Characteristics of Successful Filament Extruders
Over the years there have been several desktop 3D printer filament extruders, and almost all have failed.
These are devices that can take input thermoplastic, perhaps scraps from leftover prints, or maybe pristine thermoplastic pellets from a chemical factory, and extrude them into a filament for use in a 3D printer. The idea is to either save money, or produce custom filaments that are unobtainable otherwise.
Why do startups offering such equipment typically fail? I think there are several reasons for the general lack of success of these products, some technical, and some related to the business model.
Today we find very few such devices on the market, and they don’t seem to be in widespread use. I do recall seeing many startups selling filament extruders at 3D printing trade shows, but more often than not they don’t appear at subsequent shows.
Here are some thoughts on why desktop filament producers may not be successful.
The 3D printing market is now accustomed to very high-quality filaments. Long gone are the days where you could grab a spool of “welding wire” from the local hardware shop and be satisfied. Today’s premier filaments are carefully crafted by professional plastics manufacturers that employ multiple forms of instrumentation to ensure the highest quality of filament.
Quality means high consistency in three areas:
Chemistry, meaning the exact chemical composition of the material to ensure identical results with the same print parameters
Coloration, where prints have the same color from batch to batch
Dimensionality, where the diameter and roundness of the filament is within an extremely tight range, usually less than 0.05mm.
Professional manufacturers with modern equipment lines and sophisticated supply chains can do this. Their multiple laser measurement systems, 10m slow-cooling tanks and precision drying systems work in concert to produce volumes of consistent, high-quality filament.
Almost without exception, desktop filament extruders do none of this. There is virtually no way a desktop unit can produce quality filament to match that coming from professional manufacturers.
Ignorance of Entire Workflow
All too many desktop filament extruders ignore the immediately obvious problem of capturing the filament. I’ve literally seen devices simply spill new filament on the floor, and had no idea how you could possibly make any practical use of the knotted pile of filament produced.
Any desktop 3D printer filament extrusion system must include a take-up mechanism to properly spool the produced filament.
Buying a spool of high-quality filament from a professional provider is easy: just select a quality and click “Buy Now”. But producing your own filament inolves many more steps, including purchasing industrial thermoplastic pellets, which are typically sold by the pallet. Would you like to accept delivery of a pallet of pellets? I didn’t think so.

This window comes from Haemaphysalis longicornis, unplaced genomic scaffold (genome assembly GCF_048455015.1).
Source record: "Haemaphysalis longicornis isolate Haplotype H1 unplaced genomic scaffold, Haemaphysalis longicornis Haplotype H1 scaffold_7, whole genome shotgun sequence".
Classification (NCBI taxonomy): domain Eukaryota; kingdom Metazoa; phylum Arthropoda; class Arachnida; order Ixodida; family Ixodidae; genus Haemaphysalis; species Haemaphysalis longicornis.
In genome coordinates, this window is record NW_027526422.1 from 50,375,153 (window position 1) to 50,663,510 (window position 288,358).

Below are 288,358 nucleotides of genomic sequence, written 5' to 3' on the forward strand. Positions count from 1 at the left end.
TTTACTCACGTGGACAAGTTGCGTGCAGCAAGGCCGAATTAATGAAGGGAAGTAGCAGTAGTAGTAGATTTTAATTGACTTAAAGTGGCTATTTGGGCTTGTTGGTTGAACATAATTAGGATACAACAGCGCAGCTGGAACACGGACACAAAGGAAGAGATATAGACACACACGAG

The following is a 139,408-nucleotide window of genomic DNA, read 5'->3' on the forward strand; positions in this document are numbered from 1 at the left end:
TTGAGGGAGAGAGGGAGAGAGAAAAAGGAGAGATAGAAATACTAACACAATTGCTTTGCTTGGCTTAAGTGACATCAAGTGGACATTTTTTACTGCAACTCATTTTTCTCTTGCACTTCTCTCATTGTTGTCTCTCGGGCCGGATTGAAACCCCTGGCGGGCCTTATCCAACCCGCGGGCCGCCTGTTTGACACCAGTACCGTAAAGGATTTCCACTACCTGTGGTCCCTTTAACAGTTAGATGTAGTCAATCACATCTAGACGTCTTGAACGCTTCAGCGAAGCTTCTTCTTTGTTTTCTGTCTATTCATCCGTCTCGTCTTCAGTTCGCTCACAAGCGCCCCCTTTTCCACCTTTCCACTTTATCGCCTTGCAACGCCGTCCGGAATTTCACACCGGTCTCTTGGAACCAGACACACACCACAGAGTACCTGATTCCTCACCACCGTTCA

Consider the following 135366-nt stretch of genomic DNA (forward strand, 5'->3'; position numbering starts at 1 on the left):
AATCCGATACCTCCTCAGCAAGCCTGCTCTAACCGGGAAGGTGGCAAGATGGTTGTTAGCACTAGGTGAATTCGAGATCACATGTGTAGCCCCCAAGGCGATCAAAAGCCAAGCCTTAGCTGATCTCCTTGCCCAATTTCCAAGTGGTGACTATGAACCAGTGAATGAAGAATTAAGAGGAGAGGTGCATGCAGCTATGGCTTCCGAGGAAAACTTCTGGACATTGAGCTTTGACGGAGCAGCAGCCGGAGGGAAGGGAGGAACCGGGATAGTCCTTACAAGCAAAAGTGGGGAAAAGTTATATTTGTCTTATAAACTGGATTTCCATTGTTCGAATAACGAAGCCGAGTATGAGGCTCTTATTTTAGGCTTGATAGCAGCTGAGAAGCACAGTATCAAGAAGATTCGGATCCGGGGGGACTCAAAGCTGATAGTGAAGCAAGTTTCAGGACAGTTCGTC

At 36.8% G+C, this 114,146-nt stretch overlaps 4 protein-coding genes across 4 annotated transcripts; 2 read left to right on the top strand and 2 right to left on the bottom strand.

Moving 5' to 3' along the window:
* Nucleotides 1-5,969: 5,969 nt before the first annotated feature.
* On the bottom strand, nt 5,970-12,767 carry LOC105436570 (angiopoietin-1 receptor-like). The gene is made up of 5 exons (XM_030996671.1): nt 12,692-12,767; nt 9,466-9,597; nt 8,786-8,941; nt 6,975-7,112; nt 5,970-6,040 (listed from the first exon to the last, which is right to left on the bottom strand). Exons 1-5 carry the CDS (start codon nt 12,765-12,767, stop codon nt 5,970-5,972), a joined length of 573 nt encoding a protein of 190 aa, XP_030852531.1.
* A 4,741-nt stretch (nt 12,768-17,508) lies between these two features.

And there’s the problem of coloration, if that’s required. A masterbatch of color dye must be selected, purchased and mixed with precision to obtain the desired filament output color.
The choice of materials for use in desktop 3D printer filament extruders is often limited in that the machines typically have lower temperatures. Today’s professional 3D printer users increasingly demand higher-temperature materials like nylons, PEEK, PAEK, ULTEM, etc. These are typically not producible on desktop equipment.
Reliance On EcoAffinity
Several filament extruder ventures we have seen rely on the notion of recyclability. This is extraordinarily difficult to achieve, simply because the recycled material found will vary in chemistry, material type, color and quality. It could also be contaminated with who knows what?
In practice, any plastics recycling operation has relied on selecting ONE type of branded material (e.g., empty Pepsi bottles known to be made from one type of PET material), and thus little recycling impact actually occurs. This is rarely pointed out to buyers, who mistakenly believe they are saving the planet by buying such devices.
The two standard business models one often sees are “sell a small number of units at high prices”, or “sell a large number of units at low price”. Due to the above reasons, it’s clear that there would never be a large number of units sold. But at the same time the simplicity of the device (it’s just an extruder), means competition can quickly drive the price to the bottom.
This means that this space is largely condemned to “sell a small number of units at low prices”. That is not a recipe for business success.
Unless the folks behind these ventures can find a way to raise their revenue by adding features, raising quality or volume, they likely won’t be tremendously successful.
Another business model challenge is that the users most likely to take advantage of the product’s ability to produce inexpensive filament are those companies that would consume large amounts of filament. But they would typically be large enough to demand rock-bottom volume-discounted prices from professional manufacturers. They’d also require the quality and consistency of professional products. Thus this kind of product is left to casual users.
If you’re shopping for a 3D printer filament extruder of your own, consider these characteristics when examining a product option.
For me the bottom line is to simply continue to buy filament from professional manufacturers. Over time they will both reduce pricing due to competition - yet maintain product quality, and introduce new material variants.